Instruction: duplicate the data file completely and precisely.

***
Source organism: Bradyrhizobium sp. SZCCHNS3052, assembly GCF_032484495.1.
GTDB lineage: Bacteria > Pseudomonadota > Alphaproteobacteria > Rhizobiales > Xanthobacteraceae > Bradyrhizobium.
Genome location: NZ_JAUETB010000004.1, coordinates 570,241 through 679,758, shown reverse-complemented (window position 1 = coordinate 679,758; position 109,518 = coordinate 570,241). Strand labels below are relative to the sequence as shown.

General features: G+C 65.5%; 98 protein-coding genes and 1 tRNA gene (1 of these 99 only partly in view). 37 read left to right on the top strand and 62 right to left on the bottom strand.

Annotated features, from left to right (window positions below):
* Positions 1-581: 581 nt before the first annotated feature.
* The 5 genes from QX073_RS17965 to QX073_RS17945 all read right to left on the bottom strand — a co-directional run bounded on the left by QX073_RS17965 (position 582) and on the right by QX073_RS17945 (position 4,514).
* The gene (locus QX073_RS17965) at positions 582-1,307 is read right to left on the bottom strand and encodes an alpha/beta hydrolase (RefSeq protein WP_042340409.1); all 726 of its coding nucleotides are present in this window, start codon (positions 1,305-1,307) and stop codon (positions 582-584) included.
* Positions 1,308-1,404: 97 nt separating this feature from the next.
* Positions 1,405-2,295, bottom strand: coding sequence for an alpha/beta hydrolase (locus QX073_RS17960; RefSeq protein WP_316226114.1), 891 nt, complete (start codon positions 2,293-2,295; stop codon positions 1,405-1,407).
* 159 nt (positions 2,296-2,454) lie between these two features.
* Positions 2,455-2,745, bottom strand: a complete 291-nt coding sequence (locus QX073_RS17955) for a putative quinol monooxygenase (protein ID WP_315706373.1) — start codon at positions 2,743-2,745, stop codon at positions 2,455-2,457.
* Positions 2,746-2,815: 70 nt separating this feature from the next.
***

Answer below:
Source organism: Bradyrhizobium sp. SZCCHNS3052, assembly GCF_032484495.1.
GTDB lineage: Bacteria > Pseudomonadota > Alphaproteobacteria > Rhizobiales > Xanthobacteraceae > Bradyrhizobium.
Genome location: NZ_JAUETB010000004.1, coordinates 570,241 through 679,758, shown reverse-complemented (window position 1 = coordinate 679,758; position 109,518 = coordinate 570,241). Strand labels below are relative to the sequence as shown.

General features: G+C 65.5%; 98 protein-coding genes and 1 tRNA gene (1 of these 99 only partly in view). 37 read left to right on the top strand and 62 right to left on the bottom strand.

Annotated features, from left to right (window positions below):
* Positions 1-581: 581 nt before the first annotated feature.
* The 5 genes from QX073_RS17965 to QX073_RS17945 all read right to left on the bottom strand — a co-directional run bounded on the left by QX073_RS17965 (position 582) and on the right by QX073_RS17945 (position 4,514).
* The gene (locus QX073_RS17965) at positions 582-1,307 is read right to left on the bottom strand and encodes an alpha/beta hydrolase (RefSeq protein WP_042340409.1); all 726 of its coding nucleotides are present in this window, start codon (positions 1,305-1,307) and stop codon (positions 582-584) included.
* Positions 1,308-1,404: 97 nt separating this feature from the next.
* Positions 1,405-2,295, bottom strand: coding sequence for an alpha/beta hydrolase (locus QX073_RS17960; RefSeq protein WP_316226114.1), 891 nt, complete (start codon positions 2,293-2,295; stop codon positions 1,405-1,407).
* 159 nt (positions 2,296-2,454) lie between these two features.
* Positions 2,455-2,745, bottom strand: a complete 291-nt coding sequence (locus QX073_RS17955) for a putative quinol monooxygenase (protein ID WP_315706373.1) — start codon at positions 2,743-2,745, stop codon at positions 2,455-2,457.
* Positions 2,746-2,815: 70 nt separating this feature from the next.